Monday, July 18, 2005

Monday Morning Must-Read: Is There Still Life In Social Security Reform?

Bob Novak (hmmm...that name sounds familiar) says yes. Novak's piece is the first bit of good news I've seen on the Social Security reform front in quite some time. Novak frames the story in terms of standing on principle vs. compromise, and says principle won. Lindsey Graham and Robert Bennett attempted to win over Democrats by adding combinations of tax increases and benefit cuts...but instead alienated Republicans (that no Democrats took the bait says two things - one, party discipline is fairly good, and two, as usual, politicians will put partisan gain over the good of the nation). So out go the benefit cuts and tax increases, and in goes what is known as the Hunter plan, a reform package that would transfer the current surplus in the Social Security payroll tax funds into PSAs that are limited, at first, to Treasury bills, for those under 55 who don't opt out.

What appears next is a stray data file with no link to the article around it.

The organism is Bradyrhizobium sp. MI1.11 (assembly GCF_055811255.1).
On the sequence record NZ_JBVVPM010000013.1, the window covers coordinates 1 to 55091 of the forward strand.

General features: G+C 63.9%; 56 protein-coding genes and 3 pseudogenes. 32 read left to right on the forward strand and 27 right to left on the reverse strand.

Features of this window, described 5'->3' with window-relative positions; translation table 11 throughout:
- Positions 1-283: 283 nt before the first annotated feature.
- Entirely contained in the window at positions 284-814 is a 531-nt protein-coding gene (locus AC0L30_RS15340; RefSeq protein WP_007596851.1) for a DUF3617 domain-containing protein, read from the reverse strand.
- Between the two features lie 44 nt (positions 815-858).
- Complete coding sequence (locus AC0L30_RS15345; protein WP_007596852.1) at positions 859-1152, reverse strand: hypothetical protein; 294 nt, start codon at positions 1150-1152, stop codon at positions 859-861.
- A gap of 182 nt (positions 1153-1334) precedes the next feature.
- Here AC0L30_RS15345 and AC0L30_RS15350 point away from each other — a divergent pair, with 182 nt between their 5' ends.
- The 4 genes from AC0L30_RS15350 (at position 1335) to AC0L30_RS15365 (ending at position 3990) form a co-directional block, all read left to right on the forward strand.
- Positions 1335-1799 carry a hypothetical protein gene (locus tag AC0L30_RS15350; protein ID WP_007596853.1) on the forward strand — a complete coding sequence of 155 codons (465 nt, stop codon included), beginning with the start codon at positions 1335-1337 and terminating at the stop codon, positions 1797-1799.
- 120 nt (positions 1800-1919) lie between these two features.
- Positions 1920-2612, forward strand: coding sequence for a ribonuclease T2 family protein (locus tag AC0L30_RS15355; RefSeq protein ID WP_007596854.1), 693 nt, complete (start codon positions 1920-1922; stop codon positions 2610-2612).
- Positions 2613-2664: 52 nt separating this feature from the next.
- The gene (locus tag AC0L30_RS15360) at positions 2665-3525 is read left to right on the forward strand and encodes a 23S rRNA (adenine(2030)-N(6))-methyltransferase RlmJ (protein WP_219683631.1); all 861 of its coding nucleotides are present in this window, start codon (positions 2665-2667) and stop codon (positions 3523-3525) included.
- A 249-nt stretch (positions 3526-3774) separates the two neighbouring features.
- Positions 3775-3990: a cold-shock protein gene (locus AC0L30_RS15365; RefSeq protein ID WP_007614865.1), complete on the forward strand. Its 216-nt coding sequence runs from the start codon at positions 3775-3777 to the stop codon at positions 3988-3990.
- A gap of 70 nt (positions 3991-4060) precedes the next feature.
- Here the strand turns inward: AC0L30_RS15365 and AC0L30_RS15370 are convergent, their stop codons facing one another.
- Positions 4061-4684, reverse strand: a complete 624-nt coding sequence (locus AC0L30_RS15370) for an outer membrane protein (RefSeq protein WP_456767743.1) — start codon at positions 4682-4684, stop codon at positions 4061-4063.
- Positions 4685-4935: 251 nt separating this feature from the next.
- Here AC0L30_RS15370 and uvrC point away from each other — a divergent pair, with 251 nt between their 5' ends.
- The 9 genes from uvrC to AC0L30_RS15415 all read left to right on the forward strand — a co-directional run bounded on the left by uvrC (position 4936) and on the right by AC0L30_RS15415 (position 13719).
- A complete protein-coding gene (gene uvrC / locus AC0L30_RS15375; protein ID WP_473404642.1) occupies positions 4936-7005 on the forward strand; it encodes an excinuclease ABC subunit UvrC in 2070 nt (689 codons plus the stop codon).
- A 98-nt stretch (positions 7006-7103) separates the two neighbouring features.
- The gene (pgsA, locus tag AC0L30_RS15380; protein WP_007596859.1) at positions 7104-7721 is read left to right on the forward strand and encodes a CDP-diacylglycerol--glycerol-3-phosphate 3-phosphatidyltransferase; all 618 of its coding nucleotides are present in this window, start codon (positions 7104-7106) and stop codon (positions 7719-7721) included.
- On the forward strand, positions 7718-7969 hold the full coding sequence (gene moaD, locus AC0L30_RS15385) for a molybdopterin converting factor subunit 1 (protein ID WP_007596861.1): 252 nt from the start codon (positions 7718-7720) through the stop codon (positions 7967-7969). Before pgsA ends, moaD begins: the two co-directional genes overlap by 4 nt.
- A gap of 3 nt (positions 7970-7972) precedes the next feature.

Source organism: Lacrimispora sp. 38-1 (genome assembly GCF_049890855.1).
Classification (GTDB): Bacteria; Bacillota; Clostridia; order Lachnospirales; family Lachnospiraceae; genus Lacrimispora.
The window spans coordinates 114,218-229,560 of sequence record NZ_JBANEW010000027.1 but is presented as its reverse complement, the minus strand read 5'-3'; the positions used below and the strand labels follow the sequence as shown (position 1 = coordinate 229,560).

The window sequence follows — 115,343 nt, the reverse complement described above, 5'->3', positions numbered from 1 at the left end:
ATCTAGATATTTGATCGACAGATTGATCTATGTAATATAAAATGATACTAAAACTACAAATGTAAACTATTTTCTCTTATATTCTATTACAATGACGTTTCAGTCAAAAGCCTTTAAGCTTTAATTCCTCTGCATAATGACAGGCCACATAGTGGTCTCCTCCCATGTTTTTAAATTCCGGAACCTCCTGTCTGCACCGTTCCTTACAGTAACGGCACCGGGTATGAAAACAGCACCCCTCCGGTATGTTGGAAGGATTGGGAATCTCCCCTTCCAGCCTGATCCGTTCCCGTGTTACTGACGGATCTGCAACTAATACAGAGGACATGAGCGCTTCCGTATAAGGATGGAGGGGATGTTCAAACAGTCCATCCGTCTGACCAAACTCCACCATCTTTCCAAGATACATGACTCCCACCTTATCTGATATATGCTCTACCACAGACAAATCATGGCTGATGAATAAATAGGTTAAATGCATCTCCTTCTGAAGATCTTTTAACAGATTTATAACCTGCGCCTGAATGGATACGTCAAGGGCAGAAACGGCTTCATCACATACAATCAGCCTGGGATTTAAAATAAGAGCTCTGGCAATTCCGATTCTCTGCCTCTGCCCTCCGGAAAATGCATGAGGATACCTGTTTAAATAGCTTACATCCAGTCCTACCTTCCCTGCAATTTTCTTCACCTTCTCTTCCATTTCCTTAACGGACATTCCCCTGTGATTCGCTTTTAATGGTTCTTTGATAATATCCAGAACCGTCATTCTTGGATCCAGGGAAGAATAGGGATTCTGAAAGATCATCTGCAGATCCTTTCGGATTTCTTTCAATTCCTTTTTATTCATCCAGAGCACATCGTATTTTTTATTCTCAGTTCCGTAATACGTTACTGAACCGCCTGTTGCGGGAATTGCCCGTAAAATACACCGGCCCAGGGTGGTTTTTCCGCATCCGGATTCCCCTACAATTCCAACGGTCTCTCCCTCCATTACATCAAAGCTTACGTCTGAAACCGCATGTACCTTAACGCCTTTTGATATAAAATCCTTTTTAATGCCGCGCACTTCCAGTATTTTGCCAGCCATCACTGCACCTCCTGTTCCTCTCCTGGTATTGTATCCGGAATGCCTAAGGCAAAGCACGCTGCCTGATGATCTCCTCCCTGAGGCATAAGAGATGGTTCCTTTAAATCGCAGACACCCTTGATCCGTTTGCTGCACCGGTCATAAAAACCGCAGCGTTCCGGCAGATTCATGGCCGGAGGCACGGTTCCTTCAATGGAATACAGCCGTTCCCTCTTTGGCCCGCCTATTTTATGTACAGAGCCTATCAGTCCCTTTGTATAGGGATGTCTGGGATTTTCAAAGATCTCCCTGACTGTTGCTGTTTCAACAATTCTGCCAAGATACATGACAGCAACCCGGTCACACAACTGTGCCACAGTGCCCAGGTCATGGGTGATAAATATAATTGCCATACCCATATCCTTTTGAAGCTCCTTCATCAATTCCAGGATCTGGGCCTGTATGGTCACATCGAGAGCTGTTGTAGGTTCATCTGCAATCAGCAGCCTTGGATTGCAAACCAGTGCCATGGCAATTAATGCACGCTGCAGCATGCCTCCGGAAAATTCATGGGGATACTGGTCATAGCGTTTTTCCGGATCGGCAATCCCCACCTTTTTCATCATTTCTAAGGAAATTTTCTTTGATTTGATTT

Still, it won't be smooth sailing getting such a package through both chambers, and Novak says a vote isn't imminent:
The momentum was slowed last week when House Speaker Dennis Hastert made clear he would not subject colleagues to two politically difficult votes before the August recess. CAFTA (Central American Free Trade Agreement) goes first, and that means Social Security probably will not come up until September at the earliest. Nevertheless, House Republicans follow the trail blazed long ago by Jack Kemp to provide leadership on Social Security that should have come from the White House.
And yet, the fact that this horse is still in the race gives me a glimmer of hope...

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